Knock Knock, a tool to reveal executables that automatically boot in Mac OS X

Knock Knock Tool

For years Mac OS users have been snug about the fact that there too few malwares and trojans that can harm their Mac OS X.  Between these far and few malwares, the Anti-virus that are available for Mac OS X usually identified them and quarantined them.  However all this is to prove wrong with what Patrick Wardle has done.

Security research and developer Patrick Wardle has released a tool to reveal executables that automatically boot in Mac OS X. The Knock Knock tool was open source and built on an extensible framework to encourage the community to evolve the platform.  You can download the Knock Knock tool from Github here.

Synack’s Patrick, who has released this tool,  said he designed the tool because he was concerned about the lack of insight into the potential for persistent malware to load on his OS X machine.  He said that his worries were justified given that Apple is giving very “feeble” anti-virus protection and that a further 33 OS X malware families were discovered last year.

“I was really bothered by the fact that I did not know what was automatically executing on my computer or if there was any persistent malware on my computer that I wouldn’t know about it,” Wardle said.

“[Knock Knock] should show me everything that is set to automatically execute when my Mac is rebooted. “I’ve run it on some friends’ computers and actually found a bunch of OS X malware.”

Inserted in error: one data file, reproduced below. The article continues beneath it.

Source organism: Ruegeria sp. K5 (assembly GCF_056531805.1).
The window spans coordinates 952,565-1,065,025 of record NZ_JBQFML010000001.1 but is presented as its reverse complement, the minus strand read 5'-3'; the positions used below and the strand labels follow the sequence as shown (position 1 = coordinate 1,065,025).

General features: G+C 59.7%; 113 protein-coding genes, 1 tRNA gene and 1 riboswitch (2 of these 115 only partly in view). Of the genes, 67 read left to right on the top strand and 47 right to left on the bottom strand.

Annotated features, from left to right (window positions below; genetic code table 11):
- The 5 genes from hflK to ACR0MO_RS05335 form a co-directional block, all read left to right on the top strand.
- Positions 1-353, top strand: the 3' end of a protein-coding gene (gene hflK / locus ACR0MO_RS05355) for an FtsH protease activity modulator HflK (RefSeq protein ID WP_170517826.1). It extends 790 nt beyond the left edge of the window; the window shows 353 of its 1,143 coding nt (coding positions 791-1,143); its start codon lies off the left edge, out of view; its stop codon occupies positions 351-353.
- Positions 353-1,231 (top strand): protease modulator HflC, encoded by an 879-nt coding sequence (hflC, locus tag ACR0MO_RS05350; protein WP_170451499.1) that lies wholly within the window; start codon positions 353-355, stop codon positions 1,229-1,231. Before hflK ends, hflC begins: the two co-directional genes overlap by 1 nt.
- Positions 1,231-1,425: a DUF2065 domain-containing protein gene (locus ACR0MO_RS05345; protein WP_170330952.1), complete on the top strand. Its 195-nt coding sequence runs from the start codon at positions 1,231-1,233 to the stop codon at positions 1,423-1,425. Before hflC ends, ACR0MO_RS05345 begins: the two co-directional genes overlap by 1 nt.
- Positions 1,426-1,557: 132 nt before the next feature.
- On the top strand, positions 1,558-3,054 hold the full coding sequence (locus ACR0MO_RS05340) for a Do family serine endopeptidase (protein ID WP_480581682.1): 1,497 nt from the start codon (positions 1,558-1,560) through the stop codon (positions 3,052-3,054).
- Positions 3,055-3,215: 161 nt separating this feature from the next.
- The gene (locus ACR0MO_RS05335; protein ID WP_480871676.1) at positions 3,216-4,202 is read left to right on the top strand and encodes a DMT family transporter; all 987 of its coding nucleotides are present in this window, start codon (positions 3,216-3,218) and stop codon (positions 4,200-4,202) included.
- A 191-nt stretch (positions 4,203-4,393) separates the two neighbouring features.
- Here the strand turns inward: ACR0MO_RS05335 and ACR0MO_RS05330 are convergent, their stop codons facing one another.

He stated that his studies showed that even a fully patched PC running on Mac OS X was “not that secure” and that the built-in anti-malware mechanisms were “pretty lame” to be trusted for security.

“There [are] tonnes of ways for malware to persist on OS X and Mac malware is certainly a reality, particularly if you’re a Chinese activist or one of my friends who I guess have questionable browsing habits.”

One of the first things the newly released Knock Knock Tool did was to detect the “clipboardd” persistent malware when it listed all binaries unsigned by Apple meaning users needed to have knowledge of OS X malware.

Clipboardd copies Mach-O from its current location to HOME/Library/LaunchAgents/clipboardd and creates a plist file in the same directory with the name com.apple.service.clipboardd.plist.

Wardle said since Knock Knock Tool is open source, Plugins could be added to scan for new persistence techniques to keep it abreast of threats. He also stated that writing the plugins was simple and noted the beta-phase command line tool was stable and usable.

You can watch the video below to know more about Knock Knock Tool

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